But as for you, you meant evil against me; but God meant it for good, in order to
bring it about as it is this day, to save many people…
Genesis 50:20, NKJV
Pain is a difficult thing to make sense of in this life. Especially pain that is consciously inflicted by other people. Are any of you still reeling from cruel actions and words long since silenced by time? Do events of the past still follow you into the present, influencing your self-concept, your relationships with God and others, your thoughts?
I’ve been there, friend. To go further, I’m there right now. I still struggle with hurtful words said to me many years ago. I still struggle with people who hurt me at a young age. I want them to know how much they hurt me. I want them to hurt back.
It is much easier, I think, to forgive someone when they apologize. But what if they never say the words “I’m sorry”? What if years go by and they fade out of your life, their hurtful words and actions burning a brand into your heart? I have let myself be marked all over with the mean words and actions of people. Have you?
If anyone had a reason to not forgive, it was Joseph, whose story spans the last thirteen chapters of the book of Genesis. At the age of seventeen, he was sold into slavery by his jealous half-brothers. This set into motion a chain of events in which he became the chief steward of Potiphar’s household, was wrongly accused of raping Potiphar’s wife and imprisoned, interpreted the dreams of Pharaoh’s chief baker and cupbearer and eventually Pharaoh himself, became second-in-command over all of Egypt, and eventually saved the land and his family from famine-induced starvation. Years—decades—passed before he saw his brothers again. And though he experienced much hardship and injustice during that time, gradually he began to see the good that had come from his brothers’ evil, so much so that after all that time, when his brothers finally begged his forgiveness, he could say, “you meant evil against me; but God meant it for good” (Genesis 50:20).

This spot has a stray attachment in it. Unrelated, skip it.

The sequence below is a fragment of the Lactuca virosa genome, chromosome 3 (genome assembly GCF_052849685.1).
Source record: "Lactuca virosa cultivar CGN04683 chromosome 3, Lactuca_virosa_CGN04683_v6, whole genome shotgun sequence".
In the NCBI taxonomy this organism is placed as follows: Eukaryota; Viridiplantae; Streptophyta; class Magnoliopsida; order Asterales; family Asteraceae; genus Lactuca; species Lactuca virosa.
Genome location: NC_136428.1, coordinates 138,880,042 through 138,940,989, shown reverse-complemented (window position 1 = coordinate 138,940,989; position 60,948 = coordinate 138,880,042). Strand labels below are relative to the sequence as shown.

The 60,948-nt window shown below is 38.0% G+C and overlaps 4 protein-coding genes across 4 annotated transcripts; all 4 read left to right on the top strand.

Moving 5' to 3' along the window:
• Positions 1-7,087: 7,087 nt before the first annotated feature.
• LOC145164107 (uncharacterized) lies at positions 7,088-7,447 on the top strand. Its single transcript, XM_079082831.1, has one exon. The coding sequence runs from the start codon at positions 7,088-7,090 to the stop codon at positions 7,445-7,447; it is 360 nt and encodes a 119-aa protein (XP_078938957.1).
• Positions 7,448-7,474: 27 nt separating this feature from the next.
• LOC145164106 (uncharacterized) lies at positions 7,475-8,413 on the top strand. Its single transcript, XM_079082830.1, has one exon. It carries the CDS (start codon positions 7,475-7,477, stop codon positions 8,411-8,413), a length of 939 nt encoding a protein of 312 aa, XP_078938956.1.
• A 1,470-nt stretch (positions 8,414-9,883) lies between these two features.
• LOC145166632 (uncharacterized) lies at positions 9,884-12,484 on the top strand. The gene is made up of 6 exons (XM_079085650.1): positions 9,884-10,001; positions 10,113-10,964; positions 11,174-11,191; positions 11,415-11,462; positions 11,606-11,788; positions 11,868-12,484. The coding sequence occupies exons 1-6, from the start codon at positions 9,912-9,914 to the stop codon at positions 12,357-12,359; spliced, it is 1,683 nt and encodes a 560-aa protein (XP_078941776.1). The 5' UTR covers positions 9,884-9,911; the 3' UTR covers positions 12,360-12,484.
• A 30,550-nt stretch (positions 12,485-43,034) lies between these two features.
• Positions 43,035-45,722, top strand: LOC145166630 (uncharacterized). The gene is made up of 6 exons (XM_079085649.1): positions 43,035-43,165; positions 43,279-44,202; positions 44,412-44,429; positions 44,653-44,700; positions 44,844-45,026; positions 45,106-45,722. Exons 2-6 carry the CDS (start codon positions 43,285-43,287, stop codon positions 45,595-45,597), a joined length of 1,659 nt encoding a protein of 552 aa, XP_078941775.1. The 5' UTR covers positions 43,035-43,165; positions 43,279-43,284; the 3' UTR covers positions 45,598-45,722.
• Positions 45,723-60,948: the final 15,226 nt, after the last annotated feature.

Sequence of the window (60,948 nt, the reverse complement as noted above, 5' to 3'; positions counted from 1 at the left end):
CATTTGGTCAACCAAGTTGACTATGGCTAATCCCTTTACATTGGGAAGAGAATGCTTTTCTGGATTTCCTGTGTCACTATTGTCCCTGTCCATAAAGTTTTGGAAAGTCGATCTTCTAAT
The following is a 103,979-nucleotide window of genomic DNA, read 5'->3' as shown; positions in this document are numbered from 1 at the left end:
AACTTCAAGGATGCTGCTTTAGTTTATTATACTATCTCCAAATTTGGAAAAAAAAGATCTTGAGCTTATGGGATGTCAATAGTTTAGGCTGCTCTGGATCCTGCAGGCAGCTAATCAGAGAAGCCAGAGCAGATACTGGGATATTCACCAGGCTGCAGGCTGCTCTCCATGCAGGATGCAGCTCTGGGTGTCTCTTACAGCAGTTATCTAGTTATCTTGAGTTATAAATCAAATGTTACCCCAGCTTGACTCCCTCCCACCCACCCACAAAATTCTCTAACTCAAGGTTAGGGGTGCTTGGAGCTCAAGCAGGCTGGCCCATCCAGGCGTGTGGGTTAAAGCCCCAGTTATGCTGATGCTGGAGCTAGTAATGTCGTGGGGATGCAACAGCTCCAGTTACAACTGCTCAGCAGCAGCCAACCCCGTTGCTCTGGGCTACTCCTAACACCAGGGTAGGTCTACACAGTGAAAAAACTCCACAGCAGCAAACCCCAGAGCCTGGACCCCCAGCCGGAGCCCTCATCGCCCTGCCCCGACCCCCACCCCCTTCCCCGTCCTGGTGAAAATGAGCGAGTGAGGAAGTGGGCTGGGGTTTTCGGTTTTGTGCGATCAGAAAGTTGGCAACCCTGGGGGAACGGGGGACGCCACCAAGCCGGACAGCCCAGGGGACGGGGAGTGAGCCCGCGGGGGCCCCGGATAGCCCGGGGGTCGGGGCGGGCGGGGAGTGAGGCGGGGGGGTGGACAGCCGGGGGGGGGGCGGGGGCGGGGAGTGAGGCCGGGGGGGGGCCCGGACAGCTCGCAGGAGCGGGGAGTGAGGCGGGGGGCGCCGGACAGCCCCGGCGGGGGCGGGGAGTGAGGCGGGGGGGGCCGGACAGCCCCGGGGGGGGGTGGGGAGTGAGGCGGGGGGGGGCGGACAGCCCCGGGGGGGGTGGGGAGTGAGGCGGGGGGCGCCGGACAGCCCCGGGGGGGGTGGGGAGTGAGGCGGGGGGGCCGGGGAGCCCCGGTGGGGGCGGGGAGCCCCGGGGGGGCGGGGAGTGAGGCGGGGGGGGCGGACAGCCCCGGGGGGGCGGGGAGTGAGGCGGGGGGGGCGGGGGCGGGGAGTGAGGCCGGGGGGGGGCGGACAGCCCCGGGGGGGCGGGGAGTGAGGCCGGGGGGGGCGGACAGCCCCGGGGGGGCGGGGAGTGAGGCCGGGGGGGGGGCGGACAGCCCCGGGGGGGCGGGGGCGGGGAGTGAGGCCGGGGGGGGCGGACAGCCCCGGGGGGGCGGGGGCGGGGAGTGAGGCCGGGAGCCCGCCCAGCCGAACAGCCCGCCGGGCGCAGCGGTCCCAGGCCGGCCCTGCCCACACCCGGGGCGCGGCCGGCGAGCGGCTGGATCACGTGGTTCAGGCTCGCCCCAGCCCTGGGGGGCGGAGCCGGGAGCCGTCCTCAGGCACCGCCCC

Now, I don’t know what past evil you are struggling with. But for me, these words are an immeasurable comfort. I’m not out of the battle yet, but I am beginning to see just a little bit of the good that God has wrought out of the evil. If you can’t see it yet, pray for God to show you just a glimpse of how He can use your testimony to help others. I promise that it’s there.
I think it is partly for our own sakes that Jesus tells us to forgive. God says in His Word that “vengeance is Mine” (Deuteronomy 32:35). By forgiving others, we are entrusting our hurts to God, knowing that He will set things aright in His time. Bitterness will only destroy us, but forgiveness will free us from being controlled by the past.
In the meantime, wait and trust God to take what was meant for evil and use it for good. And let us eagerly await the day when “God will wipe every tear from [our] eyes; there shall be no more death, nor sorrow, nor crying. There shall be no more pain, for the former things have passed away” (Revelation 21:4, NKJV).